More Like a Ship, Less Like A House

Rejections are hard. They are really rotten and they hurt no matter what. Most students apply to 15+ hospitals (I usually recommend to my students anywhere from 25-30) and with that I guarantee there will be rejections. You will not get interviews to every site you apply to that’s why it’s recommended you apply to lots!

That doesn’t make the sting of rejections hurt any less. Even if you’re given an offer at the end of all the waiting, all of those rejections still hurt. And they’ll sting a little harder if at the end of this round you don’t get any offers. BUT – this is not the end of the road. There is so much more for you to do. But first…let’s take care of yourself.

Take the time you need for self-care

When the rejections come through and this round may not have been your round – go for a walk, write in your journal, or talk to someone about your frustrations. But make sure that your self-care is more like a ship and less like a house.


On a ship, you can go down to the cabin and take a nap; but then you get back up, go with the flow of the waves, and continue moving forward.

In a house, you walk through the door, sit down and you may never get back up and out again. This will only hurt you in the long run.

Ask for feedback – from hospitals AND yourself

Once you’ve rested, ate some junk food, exercised or done whatever you do that helps YOU cope and you’ve decided to come out and kick it with the waves, then reach out. Ask for feedback (you may not always get it). But it’s always good to ask how you can improve!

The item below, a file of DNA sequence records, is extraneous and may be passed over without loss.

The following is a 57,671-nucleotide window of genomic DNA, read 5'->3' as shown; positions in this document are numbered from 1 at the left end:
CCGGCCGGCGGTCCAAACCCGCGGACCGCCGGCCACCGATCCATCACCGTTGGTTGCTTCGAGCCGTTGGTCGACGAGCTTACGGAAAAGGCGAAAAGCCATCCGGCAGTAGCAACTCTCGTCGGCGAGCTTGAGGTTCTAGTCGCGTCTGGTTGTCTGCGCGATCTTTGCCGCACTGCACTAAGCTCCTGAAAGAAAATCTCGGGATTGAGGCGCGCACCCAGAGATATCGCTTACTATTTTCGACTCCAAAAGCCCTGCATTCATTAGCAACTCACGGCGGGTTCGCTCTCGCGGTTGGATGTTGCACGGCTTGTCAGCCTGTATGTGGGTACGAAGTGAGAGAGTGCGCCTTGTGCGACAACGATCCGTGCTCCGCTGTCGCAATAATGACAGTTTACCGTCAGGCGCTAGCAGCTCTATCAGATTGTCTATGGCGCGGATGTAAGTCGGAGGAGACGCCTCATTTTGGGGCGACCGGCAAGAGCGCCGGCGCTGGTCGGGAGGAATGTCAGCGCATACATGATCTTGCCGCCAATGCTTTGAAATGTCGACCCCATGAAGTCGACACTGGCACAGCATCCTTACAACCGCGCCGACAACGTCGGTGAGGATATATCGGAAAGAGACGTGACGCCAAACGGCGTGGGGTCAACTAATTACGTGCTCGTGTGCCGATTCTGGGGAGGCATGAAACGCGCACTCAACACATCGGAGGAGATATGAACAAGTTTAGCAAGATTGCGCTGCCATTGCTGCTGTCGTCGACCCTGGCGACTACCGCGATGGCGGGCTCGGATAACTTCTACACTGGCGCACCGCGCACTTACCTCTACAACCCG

Then give yourself feedback! How can you improve your resume? Are there other things you’re forgetting to highlight about yourself? It’s amazing what you sometimes forget or minimize when writing a cover letter or resume. Especially if you feel “Oh that’s just me, no biggie.” But YEAH – not everyone does that! That makes you special!

Never stop volunteering

When you’re in school, it can be hard to do it all; managing school, job, AND volunteering sometimes feels tedious. But you want to know how some people are etching you out in the application game? They have a TON of experience volunteering and it’s because they’ve made it a priority.

Never stop volunteering at the children’s hospital near you. After all, that’s where you want to end up, right? When you only volunteer to meet a “requirement of hours” and then stop, that doesn’t look good to a lot of hospitals, unless of course you’re quitting to be able to accomplish a slew of other volunteer efforts and experiences. There are always exceptions to this, but try not to think of yourself as the exception – “you are the rule.” *Quoting He’s Just Not That Into You* – anyone???

If you volunteer for 3 hours a week (that’s what we expect of our volunteers on our unit) for a full year that’s over 150 hours at just one location!

If you double that and go above and beyond and maybe do two shifts per weekyou’ve just knocked out over 300 hours of volunteering!

Continue growing, building, and learning

Finally, grow from the feedback and constructive criticism given to you. It will only make you stronger.

Build your resume and continue to learn new things about yourself and about what you love to do.

Move through on your ship and say goodbye to that house. You’re going places!

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